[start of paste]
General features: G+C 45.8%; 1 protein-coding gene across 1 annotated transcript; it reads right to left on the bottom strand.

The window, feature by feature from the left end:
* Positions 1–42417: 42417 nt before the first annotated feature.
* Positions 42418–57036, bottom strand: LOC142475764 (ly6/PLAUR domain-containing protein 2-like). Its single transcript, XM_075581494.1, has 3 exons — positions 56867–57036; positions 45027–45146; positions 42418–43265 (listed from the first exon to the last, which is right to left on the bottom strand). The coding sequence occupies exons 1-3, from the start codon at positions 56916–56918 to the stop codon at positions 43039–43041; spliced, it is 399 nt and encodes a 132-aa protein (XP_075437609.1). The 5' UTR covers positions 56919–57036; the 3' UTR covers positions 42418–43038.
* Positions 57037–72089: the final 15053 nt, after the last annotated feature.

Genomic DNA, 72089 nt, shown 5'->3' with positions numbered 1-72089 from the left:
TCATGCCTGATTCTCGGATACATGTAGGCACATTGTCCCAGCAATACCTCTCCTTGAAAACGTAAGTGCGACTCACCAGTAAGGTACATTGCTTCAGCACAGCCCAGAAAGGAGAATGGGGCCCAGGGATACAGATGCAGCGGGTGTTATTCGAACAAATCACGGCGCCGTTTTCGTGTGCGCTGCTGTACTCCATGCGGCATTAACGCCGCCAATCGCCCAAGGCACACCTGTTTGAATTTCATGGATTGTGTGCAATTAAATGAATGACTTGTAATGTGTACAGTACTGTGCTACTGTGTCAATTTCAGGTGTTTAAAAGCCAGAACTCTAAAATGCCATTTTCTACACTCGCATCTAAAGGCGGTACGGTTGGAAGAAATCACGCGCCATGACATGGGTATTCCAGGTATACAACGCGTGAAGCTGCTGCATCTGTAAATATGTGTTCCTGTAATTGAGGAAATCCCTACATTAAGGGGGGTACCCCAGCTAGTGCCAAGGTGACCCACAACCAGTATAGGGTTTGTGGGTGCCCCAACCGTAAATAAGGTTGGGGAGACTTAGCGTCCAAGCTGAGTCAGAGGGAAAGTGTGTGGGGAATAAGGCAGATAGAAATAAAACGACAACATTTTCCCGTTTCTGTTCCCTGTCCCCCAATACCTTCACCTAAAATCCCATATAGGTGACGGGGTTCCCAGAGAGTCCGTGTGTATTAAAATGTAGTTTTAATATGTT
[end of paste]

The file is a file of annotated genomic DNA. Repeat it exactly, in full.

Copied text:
General features: G+C 45.8%; 1 protein-coding gene across 1 annotated transcript; it reads right to left on the bottom strand.

The window, feature by feature from the left end:
* Positions 1–42417: 42417 nt before the first annotated feature.
* Positions 42418–57036, bottom strand: LOC142475764 (ly6/PLAUR domain-containing protein 2-like). Its single transcript, XM_075581494.1, has 3 exons — positions 56867–57036; positions 45027–45146; positions 42418–43265 (listed from the first exon to the last, which is right to left on the bottom strand). The coding sequence occupies exons 1-3, from the start codon at positions 56916–56918 to the stop codon at positions 43039–43041; spliced, it is 399 nt and encodes a 132-aa protein (XP_075437609.1). The 5' UTR covers positions 56919–57036; the 3' UTR covers positions 42418–43038.
* Positions 57037–72089: the final 15053 nt, after the last annotated feature.

Genomic DNA, 72089 nt, shown 5'->3' with positions numbered 1-72089 from the left:
TCATGCCTGATTCTCGGATACATGTAGGCACATTGTCCCAGCAATACCTCTCCTTGAAAACGTAAGTGCGACTCACCAGTAAGGTACATTGCTTCAGCACAGCCCAGAAAGGAGAATGGGGCCCAGGGATACAGATGCAGCGGGTGTTATTCGAACAAATCACGGCGCCGTTTTCGTGTGCGCTGCTGTACTCCATGCGGCATTAACGCCGCCAATCGCCCAAGGCACACCTGTTTGAATTTCATGGATTGTGTGCAATTAAATGAATGACTTGTAATGTGTACAGTACTGTGCTACTGTGTCAATTTCAGGTGTTTAAAAGCCAGAACTCTAAAATGCCATTTTCTACACTCGCATCTAAAGGCGGTACGGTTGGAAGAAATCACGCGCCATGACATGGGTATTCCAGGTATACAACGCGTGAAGCTGCTGCATCTGTAAATATGTGTTCCTGTAATTGAGGAAATCCCTACATTAAGGGGGGTACCCCAGCTAGTGCCAAGGTGACCCACAACCAGTATAGGGTTTGTGGGTGCCCCAACCGTAAATAAGGTTGGGGAGACTTAGCGTCCAAGCTGAGTCAGAGGGAAAGTGTGTGGGGAATAAGGCAGATAGAAATAAAACGACAACATTTTCCCGTTTCTGTTCCCTGTCCCCCAATACCTTCACCTAAAATCCCATATAGGTGACGGGGTTCCCAGAGAGTCCGTGTGTATTAAAATGTAGTTTTAATATGTT